Hybrid IT: Perhaps the greatest effect of public cloud computing on IT concerns operations. IT organisations realise that not only do they need to compete with public cloud service providers (CSPs), but also act as intermediaries between internal customers and all IT services (internal or external).
IT organisations are becoming brokers of a set of IT services hosted partly internally and partly externally
IT organisations are becoming brokers of a set of IT services hosted partly internally and partly externally — that is, of hybrid IT. As intermediaries, IT organisations can offer internal customers the price, capacity and provisioning speed of the external cloud, and the protection and security of the internal cloud.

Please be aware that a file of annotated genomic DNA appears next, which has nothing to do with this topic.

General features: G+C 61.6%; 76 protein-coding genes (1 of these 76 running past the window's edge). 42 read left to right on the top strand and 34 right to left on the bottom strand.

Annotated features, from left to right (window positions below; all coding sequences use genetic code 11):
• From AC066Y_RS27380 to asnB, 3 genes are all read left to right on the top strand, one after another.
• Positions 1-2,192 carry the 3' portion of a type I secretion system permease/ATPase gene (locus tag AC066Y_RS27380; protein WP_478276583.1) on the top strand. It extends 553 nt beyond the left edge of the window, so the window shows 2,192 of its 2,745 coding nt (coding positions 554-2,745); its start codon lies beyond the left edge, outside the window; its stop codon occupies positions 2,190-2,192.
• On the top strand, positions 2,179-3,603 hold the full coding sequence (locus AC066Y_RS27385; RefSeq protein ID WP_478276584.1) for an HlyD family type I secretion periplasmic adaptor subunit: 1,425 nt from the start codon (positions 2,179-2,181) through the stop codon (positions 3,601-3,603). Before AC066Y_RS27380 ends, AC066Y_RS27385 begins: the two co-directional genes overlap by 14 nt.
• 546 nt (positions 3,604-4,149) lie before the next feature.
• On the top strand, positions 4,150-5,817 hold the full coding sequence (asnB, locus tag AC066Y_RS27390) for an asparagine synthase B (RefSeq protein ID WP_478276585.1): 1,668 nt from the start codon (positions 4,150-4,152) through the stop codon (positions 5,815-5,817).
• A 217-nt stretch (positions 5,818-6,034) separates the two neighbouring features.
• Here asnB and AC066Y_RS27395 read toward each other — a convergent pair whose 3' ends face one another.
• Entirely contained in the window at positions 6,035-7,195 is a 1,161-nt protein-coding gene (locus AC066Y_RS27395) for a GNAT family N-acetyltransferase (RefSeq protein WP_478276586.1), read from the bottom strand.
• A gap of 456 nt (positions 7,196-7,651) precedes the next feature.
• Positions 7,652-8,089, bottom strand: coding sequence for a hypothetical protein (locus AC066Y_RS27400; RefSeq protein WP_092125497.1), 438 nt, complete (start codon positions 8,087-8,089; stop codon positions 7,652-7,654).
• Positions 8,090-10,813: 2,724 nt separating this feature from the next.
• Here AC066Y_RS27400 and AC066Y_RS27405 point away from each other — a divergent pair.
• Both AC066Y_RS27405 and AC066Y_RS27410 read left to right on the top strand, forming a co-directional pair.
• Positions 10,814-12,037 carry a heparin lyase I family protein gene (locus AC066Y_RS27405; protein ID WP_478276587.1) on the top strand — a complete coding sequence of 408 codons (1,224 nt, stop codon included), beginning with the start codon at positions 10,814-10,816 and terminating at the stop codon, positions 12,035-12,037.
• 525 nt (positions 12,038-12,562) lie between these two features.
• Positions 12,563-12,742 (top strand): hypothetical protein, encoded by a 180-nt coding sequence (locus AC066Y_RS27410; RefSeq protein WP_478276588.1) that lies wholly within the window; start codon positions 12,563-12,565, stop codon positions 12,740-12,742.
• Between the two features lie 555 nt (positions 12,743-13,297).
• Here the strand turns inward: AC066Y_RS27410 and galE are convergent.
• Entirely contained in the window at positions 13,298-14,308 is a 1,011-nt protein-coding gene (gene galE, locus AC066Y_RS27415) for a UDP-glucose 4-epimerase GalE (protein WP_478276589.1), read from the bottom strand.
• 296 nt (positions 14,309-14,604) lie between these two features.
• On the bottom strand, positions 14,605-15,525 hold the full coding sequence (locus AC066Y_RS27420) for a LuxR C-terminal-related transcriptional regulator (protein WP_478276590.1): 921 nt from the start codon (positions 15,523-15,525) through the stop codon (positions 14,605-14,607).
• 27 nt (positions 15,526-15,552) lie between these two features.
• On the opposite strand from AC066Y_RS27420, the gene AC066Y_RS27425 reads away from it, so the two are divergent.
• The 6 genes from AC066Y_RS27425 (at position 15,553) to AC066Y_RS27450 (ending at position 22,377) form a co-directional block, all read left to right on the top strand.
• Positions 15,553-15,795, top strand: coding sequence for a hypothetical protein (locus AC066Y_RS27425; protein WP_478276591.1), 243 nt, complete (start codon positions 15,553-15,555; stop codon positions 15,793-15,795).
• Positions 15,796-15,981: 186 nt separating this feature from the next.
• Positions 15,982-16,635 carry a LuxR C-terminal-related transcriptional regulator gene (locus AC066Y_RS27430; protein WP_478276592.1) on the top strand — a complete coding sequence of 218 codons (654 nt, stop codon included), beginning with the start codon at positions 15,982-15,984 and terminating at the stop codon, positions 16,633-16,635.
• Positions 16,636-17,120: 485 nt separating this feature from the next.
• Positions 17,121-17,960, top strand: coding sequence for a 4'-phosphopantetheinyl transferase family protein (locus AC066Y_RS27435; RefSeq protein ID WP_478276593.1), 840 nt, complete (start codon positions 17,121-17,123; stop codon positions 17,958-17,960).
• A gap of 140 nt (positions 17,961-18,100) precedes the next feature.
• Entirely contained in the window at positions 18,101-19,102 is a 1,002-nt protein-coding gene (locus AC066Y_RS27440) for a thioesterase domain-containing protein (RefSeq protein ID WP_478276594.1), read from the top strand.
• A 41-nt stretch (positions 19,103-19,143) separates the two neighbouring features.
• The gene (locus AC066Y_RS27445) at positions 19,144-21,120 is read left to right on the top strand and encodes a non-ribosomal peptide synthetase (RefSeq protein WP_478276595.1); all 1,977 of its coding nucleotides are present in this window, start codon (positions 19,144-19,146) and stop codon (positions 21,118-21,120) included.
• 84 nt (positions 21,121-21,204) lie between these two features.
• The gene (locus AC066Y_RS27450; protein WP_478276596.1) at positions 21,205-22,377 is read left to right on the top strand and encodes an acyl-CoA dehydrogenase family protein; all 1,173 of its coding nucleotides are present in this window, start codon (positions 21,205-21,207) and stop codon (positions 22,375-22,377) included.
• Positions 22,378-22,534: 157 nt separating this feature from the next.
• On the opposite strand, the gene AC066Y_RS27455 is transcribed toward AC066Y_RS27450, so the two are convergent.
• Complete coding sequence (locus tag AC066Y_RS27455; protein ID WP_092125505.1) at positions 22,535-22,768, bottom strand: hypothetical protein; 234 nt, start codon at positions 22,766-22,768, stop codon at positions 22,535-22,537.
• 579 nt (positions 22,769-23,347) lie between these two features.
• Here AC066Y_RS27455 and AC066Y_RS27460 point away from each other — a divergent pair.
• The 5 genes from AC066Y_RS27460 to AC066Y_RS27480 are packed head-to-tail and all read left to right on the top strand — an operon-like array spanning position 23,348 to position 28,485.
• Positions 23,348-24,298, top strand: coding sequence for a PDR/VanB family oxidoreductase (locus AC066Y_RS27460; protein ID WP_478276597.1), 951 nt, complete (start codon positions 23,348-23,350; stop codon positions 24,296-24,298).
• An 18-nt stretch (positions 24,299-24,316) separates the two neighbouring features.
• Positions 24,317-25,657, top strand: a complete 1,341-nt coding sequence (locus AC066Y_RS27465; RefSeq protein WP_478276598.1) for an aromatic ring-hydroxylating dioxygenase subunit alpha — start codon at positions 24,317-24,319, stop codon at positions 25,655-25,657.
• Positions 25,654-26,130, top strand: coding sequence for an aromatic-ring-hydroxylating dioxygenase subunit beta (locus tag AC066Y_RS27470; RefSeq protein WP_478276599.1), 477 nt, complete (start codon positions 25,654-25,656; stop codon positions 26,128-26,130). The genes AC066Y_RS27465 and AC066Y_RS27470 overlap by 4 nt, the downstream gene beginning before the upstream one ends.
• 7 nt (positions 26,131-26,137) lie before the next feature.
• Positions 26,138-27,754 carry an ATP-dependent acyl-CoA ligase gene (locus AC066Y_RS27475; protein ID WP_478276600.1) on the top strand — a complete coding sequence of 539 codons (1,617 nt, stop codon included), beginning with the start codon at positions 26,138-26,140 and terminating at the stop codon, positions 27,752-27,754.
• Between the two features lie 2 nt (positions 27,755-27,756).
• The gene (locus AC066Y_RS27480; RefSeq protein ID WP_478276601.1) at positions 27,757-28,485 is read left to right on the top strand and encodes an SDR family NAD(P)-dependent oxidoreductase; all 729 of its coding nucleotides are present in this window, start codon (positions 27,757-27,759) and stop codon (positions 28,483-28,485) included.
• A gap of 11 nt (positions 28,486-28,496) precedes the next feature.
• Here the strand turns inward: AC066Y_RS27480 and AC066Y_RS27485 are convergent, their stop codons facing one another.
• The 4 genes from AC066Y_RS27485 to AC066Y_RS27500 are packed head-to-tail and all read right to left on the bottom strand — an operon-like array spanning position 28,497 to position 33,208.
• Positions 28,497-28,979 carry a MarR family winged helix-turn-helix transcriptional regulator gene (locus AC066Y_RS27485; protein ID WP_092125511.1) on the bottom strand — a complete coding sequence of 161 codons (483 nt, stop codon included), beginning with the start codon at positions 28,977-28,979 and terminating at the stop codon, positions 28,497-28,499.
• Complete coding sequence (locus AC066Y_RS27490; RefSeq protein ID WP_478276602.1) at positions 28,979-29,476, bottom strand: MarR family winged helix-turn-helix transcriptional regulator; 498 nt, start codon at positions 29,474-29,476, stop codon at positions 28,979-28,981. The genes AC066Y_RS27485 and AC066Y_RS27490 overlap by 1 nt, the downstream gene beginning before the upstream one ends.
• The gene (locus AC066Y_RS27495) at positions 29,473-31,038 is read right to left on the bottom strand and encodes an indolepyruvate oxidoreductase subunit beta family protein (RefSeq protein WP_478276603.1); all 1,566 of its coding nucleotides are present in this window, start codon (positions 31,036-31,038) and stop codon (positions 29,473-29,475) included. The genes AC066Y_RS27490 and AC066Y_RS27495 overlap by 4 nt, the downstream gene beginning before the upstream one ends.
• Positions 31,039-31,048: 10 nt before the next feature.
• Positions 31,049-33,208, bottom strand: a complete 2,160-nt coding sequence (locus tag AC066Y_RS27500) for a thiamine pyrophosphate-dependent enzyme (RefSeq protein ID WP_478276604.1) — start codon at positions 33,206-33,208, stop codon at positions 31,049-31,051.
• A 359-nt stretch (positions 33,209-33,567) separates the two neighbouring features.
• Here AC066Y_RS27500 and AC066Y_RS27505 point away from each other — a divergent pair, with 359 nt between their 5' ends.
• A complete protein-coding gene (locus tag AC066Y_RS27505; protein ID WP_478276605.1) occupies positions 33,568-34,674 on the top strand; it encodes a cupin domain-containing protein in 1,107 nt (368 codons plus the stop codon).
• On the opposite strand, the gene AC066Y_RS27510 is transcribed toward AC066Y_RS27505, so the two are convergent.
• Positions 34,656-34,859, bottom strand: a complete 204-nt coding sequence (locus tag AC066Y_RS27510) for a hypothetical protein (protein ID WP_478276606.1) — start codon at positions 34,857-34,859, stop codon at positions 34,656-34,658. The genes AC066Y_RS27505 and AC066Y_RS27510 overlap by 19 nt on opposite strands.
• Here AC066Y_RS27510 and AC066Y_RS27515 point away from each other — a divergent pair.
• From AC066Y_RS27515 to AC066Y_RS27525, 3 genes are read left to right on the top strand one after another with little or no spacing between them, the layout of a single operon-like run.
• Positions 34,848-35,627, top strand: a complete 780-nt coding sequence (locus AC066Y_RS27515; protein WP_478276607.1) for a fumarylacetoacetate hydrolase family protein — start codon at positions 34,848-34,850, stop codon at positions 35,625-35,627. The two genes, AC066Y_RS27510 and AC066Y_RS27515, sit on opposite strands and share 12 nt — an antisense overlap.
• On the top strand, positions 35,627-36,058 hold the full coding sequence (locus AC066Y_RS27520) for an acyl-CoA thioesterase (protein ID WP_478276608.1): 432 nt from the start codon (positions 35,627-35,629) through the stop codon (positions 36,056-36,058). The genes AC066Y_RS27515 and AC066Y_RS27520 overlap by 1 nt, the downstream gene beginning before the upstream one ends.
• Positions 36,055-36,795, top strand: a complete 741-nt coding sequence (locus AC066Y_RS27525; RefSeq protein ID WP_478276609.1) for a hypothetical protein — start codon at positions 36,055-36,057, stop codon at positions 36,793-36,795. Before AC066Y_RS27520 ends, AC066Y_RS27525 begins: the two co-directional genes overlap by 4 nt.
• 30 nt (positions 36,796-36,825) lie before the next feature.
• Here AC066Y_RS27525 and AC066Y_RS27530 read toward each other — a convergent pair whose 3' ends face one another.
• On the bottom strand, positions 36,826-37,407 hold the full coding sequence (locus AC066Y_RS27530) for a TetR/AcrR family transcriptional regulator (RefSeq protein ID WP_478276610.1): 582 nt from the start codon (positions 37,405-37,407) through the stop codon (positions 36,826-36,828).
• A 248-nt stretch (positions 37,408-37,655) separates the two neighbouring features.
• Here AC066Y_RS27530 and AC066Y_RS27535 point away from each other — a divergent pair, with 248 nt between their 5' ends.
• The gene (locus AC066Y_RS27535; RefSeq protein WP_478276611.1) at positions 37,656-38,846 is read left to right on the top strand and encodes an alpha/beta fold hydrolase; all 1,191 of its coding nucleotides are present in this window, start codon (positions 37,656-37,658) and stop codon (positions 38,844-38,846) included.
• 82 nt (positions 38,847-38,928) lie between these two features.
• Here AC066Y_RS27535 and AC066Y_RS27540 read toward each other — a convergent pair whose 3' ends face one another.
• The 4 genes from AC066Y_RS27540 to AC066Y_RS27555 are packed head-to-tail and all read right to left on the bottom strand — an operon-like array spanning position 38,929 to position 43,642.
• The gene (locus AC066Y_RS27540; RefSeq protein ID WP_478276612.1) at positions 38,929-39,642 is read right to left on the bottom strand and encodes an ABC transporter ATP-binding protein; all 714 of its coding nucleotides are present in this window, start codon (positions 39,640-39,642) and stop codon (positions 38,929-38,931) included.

Internal clouds: When businesses grow accustomed to consuming IT as a service, IT organisations will be compelled to build internal clouds. Unfortunately, building an internal cloud is hard work and few blueprints exist. Although vendors are building products that will help customers build internal clouds, there is no turnkey solution. IT organisations will struggle to cobble together the necessary pieces to build internal clouds. Nevertheless, building them will be a key data centre trend in 2012 because of the need to compete with external cloud computing.